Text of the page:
By Ernie Palladino
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Stretching a winning streak to a franchise record-tying 11 games is one thing.
Putting together their first-ever 10-0 homestand, which ended Thursday with a 6-3 win over the Braves, is another.
But 41-year-old Bartolo Colon tracking down a base runner on an unassisted pickoff? Uh, that's unnatural.
Only one explanation satisfies that: much higher powers than athletic talent are working in the Mets' favor these days.
One might only guess what outside forces have changed Terry Collins' team from hapless to unbeatable as it heads off to Yankee Stadium for an early season Subway Series. It rattles the mind what voodoo some might have conjured to change the hoodoo that has hung over the Mets the last eight years.
Dare anyone think that certain favored pets have had to find a safe hideout so as not to fall victim to pagan sacrifice? Might some frustrated, desperate old rooter have made a deal with the Fallen Angel for just one more season of excitement in Flushing before he heads off to that great Pepsi Porch in the sky?
It does seem that way. Given the way baseball at large has treated the Mets in recent years, the 29 other teams who are now looking up at their 13-3 record can only assume a cauldron of newt eyeballs is boiling somewhere near Citi Field.
Or maybe it's not that complicated. Perhaps one person, say, a purveyor of popular condiments, made one alteration in his emotional and material bond with the team he has lived and died with since boyhood, and it all worked out.
Marc Gold makes the mustard many pick up on supermarket shelves. He makes a lot of other things too -- horseradish, borscht, cocktail sauce, barbeque sauce. But he also makes one of the Mets' more popular giveaways. It's his company's name, "Gold's Horseradish," emblazoned on those bobblehead dolls.
Only this year, there won't be any bobbleheads. Following Einstein's assertion that the definition of crazy is repeating the same mistake while expecting a different result, Gold finally caught on. He made a switch.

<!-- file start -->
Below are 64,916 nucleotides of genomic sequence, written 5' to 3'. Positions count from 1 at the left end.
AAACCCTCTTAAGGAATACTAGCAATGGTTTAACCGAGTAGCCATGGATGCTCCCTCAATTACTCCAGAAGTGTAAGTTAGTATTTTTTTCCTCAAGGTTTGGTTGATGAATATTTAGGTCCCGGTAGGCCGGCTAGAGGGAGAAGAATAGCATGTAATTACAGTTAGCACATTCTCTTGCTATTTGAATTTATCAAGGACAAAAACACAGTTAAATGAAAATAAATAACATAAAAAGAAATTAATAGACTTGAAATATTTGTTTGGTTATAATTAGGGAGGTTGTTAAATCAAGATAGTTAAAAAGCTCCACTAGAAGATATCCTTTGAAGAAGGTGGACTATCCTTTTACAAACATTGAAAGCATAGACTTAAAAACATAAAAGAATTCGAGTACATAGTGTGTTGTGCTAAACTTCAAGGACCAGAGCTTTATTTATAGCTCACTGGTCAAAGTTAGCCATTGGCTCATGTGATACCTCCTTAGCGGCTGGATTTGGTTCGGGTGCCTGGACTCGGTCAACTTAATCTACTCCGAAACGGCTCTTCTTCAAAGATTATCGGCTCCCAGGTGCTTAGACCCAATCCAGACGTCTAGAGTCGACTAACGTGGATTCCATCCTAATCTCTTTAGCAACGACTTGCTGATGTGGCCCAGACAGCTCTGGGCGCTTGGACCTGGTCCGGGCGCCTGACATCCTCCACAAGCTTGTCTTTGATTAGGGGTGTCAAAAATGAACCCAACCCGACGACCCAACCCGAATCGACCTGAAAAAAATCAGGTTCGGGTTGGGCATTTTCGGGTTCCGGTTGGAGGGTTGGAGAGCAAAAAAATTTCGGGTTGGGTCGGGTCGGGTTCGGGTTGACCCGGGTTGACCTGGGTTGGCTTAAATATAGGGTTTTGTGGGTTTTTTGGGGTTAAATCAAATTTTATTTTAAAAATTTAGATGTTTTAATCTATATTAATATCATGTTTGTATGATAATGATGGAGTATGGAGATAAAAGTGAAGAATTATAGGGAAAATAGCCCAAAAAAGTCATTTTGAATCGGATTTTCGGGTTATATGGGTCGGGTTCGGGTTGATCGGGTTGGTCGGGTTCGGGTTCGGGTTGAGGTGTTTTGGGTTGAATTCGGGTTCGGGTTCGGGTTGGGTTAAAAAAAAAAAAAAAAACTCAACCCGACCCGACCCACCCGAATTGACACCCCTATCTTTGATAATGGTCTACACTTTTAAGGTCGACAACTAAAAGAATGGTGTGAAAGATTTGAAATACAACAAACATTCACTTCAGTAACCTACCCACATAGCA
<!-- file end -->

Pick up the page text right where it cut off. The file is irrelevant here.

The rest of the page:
No more bobbleheads. On May 2, his company will hand out garden gnomes in the image of Jacob deGrom.
It came to him, albeit a bit late in the game, as no small revelation that bobbleheads had jinxed the team of his childhood. A string that ranged from the forgettable Kaz Matsui to Curtis Granderson to a lineup of old-timers like Doc Gooden and Keith Hernandez added up to nothing but trouble for player and team alike.
It was time to try something new.
"We finally decided to break the Curse of the Bobblehead," Gold said in a recent e-mail. "We tried Matsui, K-Rod (Frankie Rodriguez), Jason Bay, Ike Davis; all bad news. Keith and then Doc. Franco, Santana, even Piazza. Did not work. We went to Granderson last year and he had the worst year of his career."
He got the garden gnome idea from the Jayson Werth giveaway in Washington last year.
Now, deGrom's image will sit upon various local flower beds.
Gold, of course, won't take credit for anything that happens on the field. But, much like the old poker belief that walking around one's chair can heat up a cold night, perhaps switching things up a little changed the total atmosphere.
How else would an aged, rotund pitcher like Colon make like a cat and run down A.J. Pierzynski to finish off his fourth straight winning outing in the sixth? How else would a pull hitter like Lucas Duda continue to provide valuable runs hitting away from the shift. Who expected this lineup to come up with bases-clearing doubles like the one Daniel Murphy stroked for a 3-0 first-inning lead Thursday?
Unless a bunch of chickens have mysteriously gone missing from some upstate farm, something else had to have caused this shift in fortunes.
The deGrom gnome? Could be.
Little change, big result.
"He looks downright scary," Gold wrote. "And so are the Mets."
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